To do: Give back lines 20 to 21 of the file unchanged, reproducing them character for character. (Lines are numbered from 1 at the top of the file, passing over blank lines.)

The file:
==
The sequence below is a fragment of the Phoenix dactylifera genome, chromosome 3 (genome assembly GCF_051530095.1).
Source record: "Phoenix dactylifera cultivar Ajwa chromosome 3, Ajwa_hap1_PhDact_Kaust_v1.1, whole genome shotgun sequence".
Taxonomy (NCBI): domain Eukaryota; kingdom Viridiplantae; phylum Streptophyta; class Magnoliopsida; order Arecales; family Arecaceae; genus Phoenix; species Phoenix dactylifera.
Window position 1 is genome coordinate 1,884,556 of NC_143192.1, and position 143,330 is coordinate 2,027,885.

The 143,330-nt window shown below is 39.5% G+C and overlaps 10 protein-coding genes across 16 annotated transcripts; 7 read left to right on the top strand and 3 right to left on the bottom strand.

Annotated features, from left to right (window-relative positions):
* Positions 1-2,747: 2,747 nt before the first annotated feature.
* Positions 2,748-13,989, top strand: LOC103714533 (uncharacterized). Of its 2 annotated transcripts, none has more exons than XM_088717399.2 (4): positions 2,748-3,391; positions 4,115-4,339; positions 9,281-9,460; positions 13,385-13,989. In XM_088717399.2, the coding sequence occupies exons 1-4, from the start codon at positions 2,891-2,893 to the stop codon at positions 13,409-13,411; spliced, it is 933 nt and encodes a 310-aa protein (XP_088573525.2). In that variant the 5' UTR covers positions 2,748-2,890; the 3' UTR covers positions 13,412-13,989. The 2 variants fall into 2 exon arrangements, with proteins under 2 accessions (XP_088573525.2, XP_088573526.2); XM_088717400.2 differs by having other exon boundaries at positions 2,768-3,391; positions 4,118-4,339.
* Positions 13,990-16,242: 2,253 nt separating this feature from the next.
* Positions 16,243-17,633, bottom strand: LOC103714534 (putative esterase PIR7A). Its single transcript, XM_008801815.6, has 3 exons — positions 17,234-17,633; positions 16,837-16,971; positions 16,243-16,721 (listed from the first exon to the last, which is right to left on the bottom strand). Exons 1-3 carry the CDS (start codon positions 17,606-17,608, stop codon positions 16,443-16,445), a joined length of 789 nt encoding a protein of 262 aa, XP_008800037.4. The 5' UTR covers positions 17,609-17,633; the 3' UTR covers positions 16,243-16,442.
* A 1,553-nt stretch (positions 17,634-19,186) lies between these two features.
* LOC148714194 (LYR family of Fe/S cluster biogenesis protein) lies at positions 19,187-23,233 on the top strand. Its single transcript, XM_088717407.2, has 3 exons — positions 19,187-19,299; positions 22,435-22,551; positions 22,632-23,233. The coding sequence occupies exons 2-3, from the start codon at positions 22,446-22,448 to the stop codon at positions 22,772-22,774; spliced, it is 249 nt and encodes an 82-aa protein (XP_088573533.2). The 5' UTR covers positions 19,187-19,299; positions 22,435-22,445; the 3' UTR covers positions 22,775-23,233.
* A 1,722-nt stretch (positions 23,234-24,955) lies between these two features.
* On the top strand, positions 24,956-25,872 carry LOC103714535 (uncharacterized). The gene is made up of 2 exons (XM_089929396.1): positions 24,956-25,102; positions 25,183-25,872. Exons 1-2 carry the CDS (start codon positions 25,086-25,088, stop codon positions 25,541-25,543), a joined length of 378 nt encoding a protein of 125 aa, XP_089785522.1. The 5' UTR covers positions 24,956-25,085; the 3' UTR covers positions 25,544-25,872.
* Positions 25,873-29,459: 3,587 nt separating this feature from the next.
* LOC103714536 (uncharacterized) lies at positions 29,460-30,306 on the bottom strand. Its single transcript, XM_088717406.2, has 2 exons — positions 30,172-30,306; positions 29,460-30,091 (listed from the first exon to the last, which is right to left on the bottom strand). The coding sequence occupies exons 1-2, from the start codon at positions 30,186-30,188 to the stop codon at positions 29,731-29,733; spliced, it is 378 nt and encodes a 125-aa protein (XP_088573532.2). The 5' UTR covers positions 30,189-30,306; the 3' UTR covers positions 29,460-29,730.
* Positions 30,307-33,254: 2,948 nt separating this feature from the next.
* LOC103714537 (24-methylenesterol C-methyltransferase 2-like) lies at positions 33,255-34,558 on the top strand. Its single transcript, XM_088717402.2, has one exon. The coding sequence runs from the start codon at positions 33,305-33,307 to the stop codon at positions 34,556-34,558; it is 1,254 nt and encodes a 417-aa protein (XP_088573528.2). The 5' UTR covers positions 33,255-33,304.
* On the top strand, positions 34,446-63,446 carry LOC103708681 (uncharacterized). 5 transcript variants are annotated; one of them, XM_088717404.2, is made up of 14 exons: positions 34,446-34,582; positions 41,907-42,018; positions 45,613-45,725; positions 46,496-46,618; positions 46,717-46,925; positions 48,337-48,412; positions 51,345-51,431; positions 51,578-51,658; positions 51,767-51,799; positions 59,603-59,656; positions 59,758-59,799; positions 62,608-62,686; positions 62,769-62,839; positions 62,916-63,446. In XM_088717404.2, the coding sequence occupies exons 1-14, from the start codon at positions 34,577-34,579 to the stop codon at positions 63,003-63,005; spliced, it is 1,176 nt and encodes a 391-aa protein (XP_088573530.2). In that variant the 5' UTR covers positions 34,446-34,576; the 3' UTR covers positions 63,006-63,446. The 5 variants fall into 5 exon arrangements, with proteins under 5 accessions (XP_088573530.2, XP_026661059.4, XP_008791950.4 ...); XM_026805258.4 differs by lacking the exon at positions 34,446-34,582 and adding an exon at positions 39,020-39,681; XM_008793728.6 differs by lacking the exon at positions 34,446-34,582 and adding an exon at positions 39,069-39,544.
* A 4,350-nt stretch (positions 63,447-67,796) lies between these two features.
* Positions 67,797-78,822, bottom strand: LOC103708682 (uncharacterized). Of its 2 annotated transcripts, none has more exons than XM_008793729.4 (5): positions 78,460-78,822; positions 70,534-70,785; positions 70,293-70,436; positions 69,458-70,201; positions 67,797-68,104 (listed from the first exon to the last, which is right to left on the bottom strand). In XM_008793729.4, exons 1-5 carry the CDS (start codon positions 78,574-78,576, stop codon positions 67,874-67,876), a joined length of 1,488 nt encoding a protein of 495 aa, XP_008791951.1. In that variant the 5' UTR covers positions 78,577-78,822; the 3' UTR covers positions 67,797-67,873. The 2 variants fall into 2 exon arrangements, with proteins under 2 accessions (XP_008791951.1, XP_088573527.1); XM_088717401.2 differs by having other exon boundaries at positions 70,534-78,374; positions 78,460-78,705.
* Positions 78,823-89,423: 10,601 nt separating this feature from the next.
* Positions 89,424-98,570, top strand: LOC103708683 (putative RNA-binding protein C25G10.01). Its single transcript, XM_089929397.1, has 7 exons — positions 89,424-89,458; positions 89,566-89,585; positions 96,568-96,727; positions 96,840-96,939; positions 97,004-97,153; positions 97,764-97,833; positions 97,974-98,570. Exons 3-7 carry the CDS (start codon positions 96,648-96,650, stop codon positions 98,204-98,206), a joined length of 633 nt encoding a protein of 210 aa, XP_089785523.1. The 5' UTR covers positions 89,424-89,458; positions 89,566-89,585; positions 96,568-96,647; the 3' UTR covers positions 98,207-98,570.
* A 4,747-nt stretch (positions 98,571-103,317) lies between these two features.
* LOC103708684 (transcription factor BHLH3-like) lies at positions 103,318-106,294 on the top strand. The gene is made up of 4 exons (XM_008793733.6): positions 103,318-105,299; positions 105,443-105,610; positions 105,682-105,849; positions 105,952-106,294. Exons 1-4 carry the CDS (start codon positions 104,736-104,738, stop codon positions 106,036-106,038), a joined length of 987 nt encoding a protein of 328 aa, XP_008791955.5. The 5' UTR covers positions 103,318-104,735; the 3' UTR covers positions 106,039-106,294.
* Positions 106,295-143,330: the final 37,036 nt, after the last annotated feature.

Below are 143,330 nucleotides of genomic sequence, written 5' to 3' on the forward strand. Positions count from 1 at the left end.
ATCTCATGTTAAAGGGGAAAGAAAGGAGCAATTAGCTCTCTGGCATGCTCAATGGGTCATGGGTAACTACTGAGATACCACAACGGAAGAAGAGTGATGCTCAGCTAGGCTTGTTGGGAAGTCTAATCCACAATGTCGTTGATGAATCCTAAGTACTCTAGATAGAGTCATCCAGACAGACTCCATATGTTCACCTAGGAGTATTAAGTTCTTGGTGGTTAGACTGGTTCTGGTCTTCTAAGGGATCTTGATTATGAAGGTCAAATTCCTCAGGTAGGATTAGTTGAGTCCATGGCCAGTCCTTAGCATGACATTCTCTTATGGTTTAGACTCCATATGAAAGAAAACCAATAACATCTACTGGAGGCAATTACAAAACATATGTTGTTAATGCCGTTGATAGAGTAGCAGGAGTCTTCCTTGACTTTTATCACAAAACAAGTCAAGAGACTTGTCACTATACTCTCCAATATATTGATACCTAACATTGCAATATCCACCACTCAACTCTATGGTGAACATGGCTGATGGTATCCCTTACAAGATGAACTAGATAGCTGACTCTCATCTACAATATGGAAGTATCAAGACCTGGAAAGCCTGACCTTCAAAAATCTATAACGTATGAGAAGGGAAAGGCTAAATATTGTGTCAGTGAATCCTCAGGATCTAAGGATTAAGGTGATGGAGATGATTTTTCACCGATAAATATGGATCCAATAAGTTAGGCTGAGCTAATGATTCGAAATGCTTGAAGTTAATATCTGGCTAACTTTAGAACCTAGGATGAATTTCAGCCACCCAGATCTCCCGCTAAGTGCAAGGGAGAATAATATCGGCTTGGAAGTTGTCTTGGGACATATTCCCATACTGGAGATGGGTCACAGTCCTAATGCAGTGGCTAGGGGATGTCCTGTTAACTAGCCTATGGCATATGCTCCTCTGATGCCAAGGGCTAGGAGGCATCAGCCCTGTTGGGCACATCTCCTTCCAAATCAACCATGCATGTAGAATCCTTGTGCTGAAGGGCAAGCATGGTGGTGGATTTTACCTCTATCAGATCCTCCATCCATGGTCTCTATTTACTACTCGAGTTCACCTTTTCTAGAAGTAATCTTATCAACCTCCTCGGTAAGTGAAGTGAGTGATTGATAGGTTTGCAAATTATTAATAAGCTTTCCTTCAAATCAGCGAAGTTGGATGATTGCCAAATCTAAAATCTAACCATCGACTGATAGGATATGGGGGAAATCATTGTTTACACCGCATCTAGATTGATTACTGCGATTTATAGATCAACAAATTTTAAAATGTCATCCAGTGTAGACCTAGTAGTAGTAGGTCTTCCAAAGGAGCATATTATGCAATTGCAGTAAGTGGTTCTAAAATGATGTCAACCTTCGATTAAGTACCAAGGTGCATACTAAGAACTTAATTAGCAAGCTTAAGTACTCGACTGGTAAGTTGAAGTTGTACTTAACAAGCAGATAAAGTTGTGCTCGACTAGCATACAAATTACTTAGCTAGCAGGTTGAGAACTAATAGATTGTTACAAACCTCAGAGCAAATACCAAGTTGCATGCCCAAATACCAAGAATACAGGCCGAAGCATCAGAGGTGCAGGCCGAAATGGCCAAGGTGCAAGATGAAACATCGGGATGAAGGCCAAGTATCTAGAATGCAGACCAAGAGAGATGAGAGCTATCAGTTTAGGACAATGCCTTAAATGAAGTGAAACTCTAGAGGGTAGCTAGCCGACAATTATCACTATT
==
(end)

* A 4,350-nt stretch (positions 63,447-67,796) lies between these two features.
* Positions 67,797-78,822, bottom strand: LOC103708682 (uncharacterized). Of its 2 annotated transcripts, none has more exons than XM_008793729.4 (5): positions 78,460-78,822; positions 70,534-70,785; positions 70,293-70,436; positions 69,458-70,201; positions 67,797-68,104 (listed from the first exon to the last, which is right to left on the bottom strand). In XM_008793729.4, exons 1-5 carry the CDS (start codon positions 78,574-78,576, stop codon positions 67,874-67,876), a joined length of 1,488 nt encoding a protein of 495 aa, XP_008791951.1. In that variant the 5' UTR covers positions 78,577-78,822; the 3' UTR covers positions 67,797-67,873. The 2 variants fall into 2 exon arrangements, with proteins under 2 accessions (XP_008791951.1, XP_088573527.1); XM_088717401.2 differs by having other exon boundaries at positions 70,534-78,374; positions 78,460-78,705.